The first Shaolin Buddhist Temple was built in 377 AD on Shaoshi Mountain (少室山) in Deng Feng (登封) county of Henan (河南) province, by order of Emperor Wei (魏). Bodhidharma (菩提達摩), or Da Mo, came to Shaolin from India to teach Buddhism around 527 AD. Additionally, he passed on techniques of strengthening the body and mind, and developing internal energy. The improved body power and health encouraged the monks to develop ways of applying the teachings in self-defense situations against thieves and robbers. Consequently, martial techniques became a required addendum to the monk' studies.
From 600 to 1600 A.D., the martial arts of the Shaolin Temple grew into the most complete system of Wushu (武術), martial techniques, in China and eventually, the rest of the world. During this period, the Shaolin monks researched and developed internal power, external power, meditation, various barehand and weapons techniques, massage, herbal remedies, and more. The Shaolin system soon came to be recognized as the authoritative way of Wushu. In this period, more than ten Shaolin Temples were built. Moreover, especially during the Ming Dynasty (明朝, 1368-1644), the monks and their Wushu system were also viewed as agents of virtue and justice. Shaolin monks were known to use their martial abilities to help and to protect people.
The Shaolin way became so influential that it even spread to Japan, Korea, and other parts of Indo-China. The oldest recorded martial art in Japan is described as the "seizing technique of the Ming [Dynasty] people" (明人捕盗術) or the "soft technique" (柔術). This “soft technique” was taught by a Chinese monk named Chen, Yuan-Yen (陳元), who spent much of his life in Japan during the Ming Dynasty. Chen's soft technique later developed into the "soft way," or Judo.
In 1644, disaster struck the Chinese people and the Shaolin Temple. Manchurians invaded and conquered China, thus starting the Qing Dynasty (清朝). In order to consolidate their control, the Manchurians began to destroy the largest martial arts organization in China: the Shaolin Temple. Two hundred years of murder and destruction followed the invasion of the Manchus. Around 1760, a massive attack was launched against the Shaolin monks which resulted in the death of countless people and the burning of many temples. Many monks went into hiding amongst the laymen people. Others fled to Japan, Korea, and elsewhere. Never again was the Shaolin Temple to regain its original strength and greatness.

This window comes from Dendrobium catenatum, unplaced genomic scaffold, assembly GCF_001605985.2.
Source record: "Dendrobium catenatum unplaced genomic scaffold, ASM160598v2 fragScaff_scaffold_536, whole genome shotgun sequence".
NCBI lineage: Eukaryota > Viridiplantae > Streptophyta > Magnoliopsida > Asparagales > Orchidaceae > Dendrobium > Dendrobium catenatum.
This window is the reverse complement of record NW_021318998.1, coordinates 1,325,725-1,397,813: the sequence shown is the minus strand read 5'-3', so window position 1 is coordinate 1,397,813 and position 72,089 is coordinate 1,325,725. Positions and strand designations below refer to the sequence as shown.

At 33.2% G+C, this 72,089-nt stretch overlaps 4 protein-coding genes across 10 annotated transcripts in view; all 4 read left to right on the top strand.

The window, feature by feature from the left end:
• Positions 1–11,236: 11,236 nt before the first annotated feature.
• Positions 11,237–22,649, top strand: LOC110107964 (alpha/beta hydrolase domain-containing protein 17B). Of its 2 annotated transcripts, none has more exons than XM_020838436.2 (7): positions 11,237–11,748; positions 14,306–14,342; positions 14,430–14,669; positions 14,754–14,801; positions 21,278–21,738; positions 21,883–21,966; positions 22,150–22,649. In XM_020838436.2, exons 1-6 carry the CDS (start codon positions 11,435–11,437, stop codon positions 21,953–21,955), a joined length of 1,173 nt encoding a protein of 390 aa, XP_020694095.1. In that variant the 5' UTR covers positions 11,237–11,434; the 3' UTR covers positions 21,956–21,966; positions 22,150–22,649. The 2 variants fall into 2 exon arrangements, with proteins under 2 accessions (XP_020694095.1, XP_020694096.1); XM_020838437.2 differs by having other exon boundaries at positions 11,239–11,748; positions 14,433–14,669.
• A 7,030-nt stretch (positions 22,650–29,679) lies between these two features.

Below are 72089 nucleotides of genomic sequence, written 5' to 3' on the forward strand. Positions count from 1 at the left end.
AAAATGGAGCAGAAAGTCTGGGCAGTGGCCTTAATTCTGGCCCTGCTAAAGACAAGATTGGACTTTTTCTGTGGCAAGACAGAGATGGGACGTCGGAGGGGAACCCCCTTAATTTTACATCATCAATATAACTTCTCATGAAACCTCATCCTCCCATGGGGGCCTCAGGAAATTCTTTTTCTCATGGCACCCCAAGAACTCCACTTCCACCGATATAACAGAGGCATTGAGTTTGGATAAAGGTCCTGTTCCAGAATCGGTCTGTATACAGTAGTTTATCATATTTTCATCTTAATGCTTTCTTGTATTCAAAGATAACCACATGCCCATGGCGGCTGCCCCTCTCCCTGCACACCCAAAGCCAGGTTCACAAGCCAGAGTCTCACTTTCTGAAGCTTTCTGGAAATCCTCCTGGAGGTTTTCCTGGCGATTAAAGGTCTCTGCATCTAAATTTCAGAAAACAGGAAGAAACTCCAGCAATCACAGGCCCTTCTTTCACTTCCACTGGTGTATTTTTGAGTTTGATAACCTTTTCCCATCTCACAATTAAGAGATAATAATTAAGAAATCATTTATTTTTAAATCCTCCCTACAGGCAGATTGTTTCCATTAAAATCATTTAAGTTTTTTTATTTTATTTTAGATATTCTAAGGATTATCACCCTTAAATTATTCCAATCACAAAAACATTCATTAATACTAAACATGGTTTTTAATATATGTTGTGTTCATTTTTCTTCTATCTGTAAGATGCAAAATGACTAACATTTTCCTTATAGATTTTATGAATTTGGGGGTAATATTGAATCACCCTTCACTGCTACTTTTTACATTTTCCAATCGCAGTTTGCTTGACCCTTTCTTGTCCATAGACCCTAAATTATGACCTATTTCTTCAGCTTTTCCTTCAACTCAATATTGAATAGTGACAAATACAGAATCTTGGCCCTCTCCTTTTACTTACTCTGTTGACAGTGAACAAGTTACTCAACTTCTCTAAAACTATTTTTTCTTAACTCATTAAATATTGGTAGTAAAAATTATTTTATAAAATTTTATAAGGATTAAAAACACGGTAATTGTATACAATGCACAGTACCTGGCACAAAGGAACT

With the dispersion of the Shaolin monks and the destruction of their temples, it became impossible to train new monks in the complete Shaolin system. However, the monks who were in hiding began to teach people the Shaolin system all over the country, leading to the derivation and creation of many modern styles. Although all of the Shaolin monks followed and trained a common martial arts system, many different styles were developed by their students. The reason this happened may be traced back to the original training regimen of the Shaolin monks. Every monk was required to pass ten separate stages of training, each of which emphasized a different aspect of Wushu. After the monks completed the stages, they were required to specialize in one or two stages. Consequently, when the monks taught ordinary people, they naturally put more emphasis on their specialty. As time progressed and generations passed, the styles practiced by the different groups of students became more and more distinct. Furthermore, because the different groups of students oftentimes had no contact with one another, primarily due to the monks being in hiding and the oppressive Manchu rule, the students of monks who shared common specialties still ended up developing unique, although similar, styles.
Dr. Yang performing Sun/Moon greeting
Many of the monks did more than teach Wushu to ordinary people. The monks and their disciples organized resistance movements against the Qing emperor. During this time, the reestablishment of the previous Ming Dynasty became the goal of many Chinese people. To symbolize the wish to return to the glory of the Ming, Shaolin disciples used a special hand signal to recognize sympathizers of the resistance. In Chinese, the word Ming (明) means "bright" and comprises of the characters for the sun (日) and the moon (月), the two great sources of light and brightness. The signal consisted of the right hand as a fist, symbolizing the sun, and the left hand as an open palm, symbolizing the moon. Together the fist and open hand carried the meaning of “bright,” or Ming (明). When a person displayed the hand signal to another, he indicated two things; first, the Ming dynasty must return, and second, the person showing the hand signal was himself "bright" and an agent for justice.